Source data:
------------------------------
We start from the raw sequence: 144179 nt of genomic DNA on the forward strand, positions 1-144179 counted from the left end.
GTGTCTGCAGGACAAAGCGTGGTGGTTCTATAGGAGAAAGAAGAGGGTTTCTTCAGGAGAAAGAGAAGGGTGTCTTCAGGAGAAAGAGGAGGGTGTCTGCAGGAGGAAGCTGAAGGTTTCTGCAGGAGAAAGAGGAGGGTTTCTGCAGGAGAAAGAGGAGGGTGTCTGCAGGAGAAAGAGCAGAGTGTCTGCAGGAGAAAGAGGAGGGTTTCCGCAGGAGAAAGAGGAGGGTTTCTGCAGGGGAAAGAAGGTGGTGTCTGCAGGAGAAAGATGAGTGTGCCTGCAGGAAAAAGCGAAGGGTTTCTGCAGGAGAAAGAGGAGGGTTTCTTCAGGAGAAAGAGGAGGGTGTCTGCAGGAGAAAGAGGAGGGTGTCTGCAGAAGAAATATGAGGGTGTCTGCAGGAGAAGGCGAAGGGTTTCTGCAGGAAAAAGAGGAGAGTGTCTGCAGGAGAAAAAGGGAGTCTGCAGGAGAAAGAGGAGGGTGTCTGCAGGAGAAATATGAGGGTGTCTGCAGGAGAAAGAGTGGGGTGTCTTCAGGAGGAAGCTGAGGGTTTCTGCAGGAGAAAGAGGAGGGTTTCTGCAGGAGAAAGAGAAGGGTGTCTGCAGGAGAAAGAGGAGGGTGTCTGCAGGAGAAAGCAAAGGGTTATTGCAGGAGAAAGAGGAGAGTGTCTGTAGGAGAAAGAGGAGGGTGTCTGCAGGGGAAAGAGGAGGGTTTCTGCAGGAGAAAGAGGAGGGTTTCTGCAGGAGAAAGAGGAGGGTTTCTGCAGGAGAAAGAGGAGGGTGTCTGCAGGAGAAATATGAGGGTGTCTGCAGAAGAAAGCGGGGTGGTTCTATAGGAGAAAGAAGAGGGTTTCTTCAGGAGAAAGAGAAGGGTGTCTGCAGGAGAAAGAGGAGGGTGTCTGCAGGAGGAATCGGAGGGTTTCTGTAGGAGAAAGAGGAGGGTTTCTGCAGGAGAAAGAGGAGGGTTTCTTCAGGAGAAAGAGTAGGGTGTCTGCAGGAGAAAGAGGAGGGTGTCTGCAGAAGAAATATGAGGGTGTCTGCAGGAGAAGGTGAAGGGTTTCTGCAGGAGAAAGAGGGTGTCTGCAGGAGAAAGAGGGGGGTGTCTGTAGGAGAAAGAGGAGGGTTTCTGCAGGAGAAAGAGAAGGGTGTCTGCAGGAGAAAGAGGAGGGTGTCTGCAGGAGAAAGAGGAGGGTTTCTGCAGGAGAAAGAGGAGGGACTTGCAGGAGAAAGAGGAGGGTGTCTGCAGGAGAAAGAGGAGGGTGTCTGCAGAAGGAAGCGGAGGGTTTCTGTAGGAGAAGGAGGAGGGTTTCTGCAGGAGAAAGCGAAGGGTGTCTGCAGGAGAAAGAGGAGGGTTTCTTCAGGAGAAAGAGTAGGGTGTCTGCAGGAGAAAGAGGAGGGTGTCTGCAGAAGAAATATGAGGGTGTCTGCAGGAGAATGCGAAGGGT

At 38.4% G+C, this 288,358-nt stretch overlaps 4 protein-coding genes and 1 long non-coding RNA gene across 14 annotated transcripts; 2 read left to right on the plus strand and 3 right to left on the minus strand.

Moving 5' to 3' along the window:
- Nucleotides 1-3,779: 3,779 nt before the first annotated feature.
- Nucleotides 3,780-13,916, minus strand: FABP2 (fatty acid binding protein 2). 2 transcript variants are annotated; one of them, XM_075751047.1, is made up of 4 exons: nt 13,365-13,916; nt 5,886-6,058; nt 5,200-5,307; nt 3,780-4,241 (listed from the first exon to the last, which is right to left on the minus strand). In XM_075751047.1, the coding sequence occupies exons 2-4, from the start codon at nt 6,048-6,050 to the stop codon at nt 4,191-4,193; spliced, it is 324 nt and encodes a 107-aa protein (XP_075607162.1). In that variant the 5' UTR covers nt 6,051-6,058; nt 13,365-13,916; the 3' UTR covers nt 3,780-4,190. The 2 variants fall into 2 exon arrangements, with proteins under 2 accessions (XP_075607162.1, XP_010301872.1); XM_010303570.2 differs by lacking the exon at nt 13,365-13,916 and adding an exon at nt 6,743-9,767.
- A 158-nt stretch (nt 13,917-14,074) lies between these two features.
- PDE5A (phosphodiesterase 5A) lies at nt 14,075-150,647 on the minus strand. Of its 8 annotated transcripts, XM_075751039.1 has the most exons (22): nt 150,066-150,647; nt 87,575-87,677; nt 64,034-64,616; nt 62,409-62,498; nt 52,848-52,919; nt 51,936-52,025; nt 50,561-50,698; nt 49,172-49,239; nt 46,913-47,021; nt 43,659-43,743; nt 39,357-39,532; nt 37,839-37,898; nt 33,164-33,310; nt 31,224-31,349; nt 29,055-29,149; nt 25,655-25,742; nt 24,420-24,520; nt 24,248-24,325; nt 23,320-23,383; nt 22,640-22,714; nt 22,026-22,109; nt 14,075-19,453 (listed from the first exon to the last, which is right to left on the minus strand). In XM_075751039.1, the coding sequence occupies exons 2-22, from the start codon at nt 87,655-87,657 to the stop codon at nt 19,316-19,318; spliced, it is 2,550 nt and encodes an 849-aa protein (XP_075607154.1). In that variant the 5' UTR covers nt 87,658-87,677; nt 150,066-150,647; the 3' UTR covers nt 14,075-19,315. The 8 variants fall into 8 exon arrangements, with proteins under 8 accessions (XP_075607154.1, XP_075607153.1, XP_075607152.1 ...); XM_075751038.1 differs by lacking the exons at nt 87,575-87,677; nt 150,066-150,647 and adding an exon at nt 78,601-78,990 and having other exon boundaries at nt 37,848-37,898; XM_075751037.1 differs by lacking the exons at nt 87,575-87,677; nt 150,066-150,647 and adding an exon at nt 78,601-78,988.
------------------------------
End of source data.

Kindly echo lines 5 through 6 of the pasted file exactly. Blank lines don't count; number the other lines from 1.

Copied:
- Nucleotides 1-3,779: 3,779 nt before the first annotated feature.
- Nucleotides 3,780-13,916, minus strand: FABP2 (fatty acid binding protein 2). 2 transcript variants are annotated; one of them, XM_075751047.1, is made up of 4 exons: nt 13,365-13,916; nt 5,886-6,058; nt 5,200-5,307; nt 3,780-4,241 (listed from the first exon to the last, which is right to left on the minus strand). In XM_075751047.1, the coding sequence occupies exons 2-4, from the start codon at nt 6,048-6,050 to the stop codon at nt 4,191-4,193; spliced, it is 324 nt and encodes a 107-aa protein (XP_075607162.1). In that variant the 5' UTR covers nt 6,051-6,058; nt 13,365-13,916; the 3' UTR covers nt 3,780-4,190. The 2 variants fall into 2 exon arrangements, with proteins under 2 accessions (XP_075607162.1, XP_010301872.1); XM_010303570.2 differs by lacking the exon at nt 13,365-13,916 and adding an exon at nt 6,743-9,767.